It was October 2003 during the wildfires of southern California when Jack became ill. San Diego was covered in ash, and since I was pregnant again, I took him to my sister’s house in Colorado to breathe healthier air. On the trip he developed severe intestinal symptoms. He literally went from being healthy one day to not being able to digest food. His symptoms intensified beyond explanation. He couldn’t speak yet, so he cried quiet tears that have no noise, just sadness.
His stomach had grown to a distended, uncomfortable size, and neighbors commented on how he looked “pregnant.” His normal high energy was replaced with a lethargic state and there were large red circles under his eyes. He was malnourished and his body was rebelling against food, although no one knew why. It became some mystery illness that no one could understand.
After five months of devastating vomiting and diarrhea up to 10 times a day, my husband and I found ourselves in the emergency room with pending surgery on our 21- month-old son. I was nine months pregnant now with our second son and in early labor. They knew Jack was obstructed, as he screamed in pain for over four hours. They put us in one of the “private” emergency rooms generally reserved for isolated traumas that have a “life or death” connotation.
It took four nurses to hold him down while a fifth nurse inserted a naso-gastric (NG) tube, a plastic tube that is pushed through the nose down into the stomach, with no anesthetic—along with an IV. He screamed so loud and cried so much that he appeared to run out of tears. In terror, he eventually passed some of what was causing the blockage.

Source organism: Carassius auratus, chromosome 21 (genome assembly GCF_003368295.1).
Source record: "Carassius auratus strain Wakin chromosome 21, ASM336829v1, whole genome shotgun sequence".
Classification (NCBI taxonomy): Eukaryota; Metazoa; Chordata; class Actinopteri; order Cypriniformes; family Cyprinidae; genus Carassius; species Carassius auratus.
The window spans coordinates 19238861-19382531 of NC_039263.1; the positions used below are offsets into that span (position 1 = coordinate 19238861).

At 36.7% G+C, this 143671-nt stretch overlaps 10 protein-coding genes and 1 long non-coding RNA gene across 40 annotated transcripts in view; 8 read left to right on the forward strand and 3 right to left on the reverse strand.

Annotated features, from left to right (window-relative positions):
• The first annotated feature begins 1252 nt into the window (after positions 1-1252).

When the nurses finally let go of him, they draped a blanket over his “Calvin and Hobbes” hospital gown and went to consult with doctors. Jack was just sitting there, staring at us with those sad brown eyes. He wouldn’t have been able to speak if he wanted to with the NG tube in, so we just held his hand and comforted him the best we could. My husband and I couldn’t look at each other for fear of making the other one cry in front of him. We read to him and sang to pass the time. We were there 18 hours.
The morning we were discharged, a young pediatric gastroenterologist examined Jack. She suggested we take a good look at his diet and check back with her in two weeks because she wanted to run some more tests. We went home still not knowing what was causing all this pain. It was a difficult time for us all.
A week later, I gave birth to our second son. Jack was still sick and it had escalated to vomiting every time he ate. After four days of being home with the new baby and with Jack being sick all day, I called the pediatric GI and begged her nurse to see us right away. She saw us the next day and Jack promptly threw up all over the examining room.
Finally, the doctor pulled up a chair in front of us and said calmly, “I’d like to run some blood work on your son and test him for something called ‘celiac disease’.” She continued to say more but I completely tuned out at the shock that he might have an incurable autoimmune disease that is genetic. No one in my family or my husband’s had celiac disease to our knowledge. The blood work came back positive and further testing confirmed the results.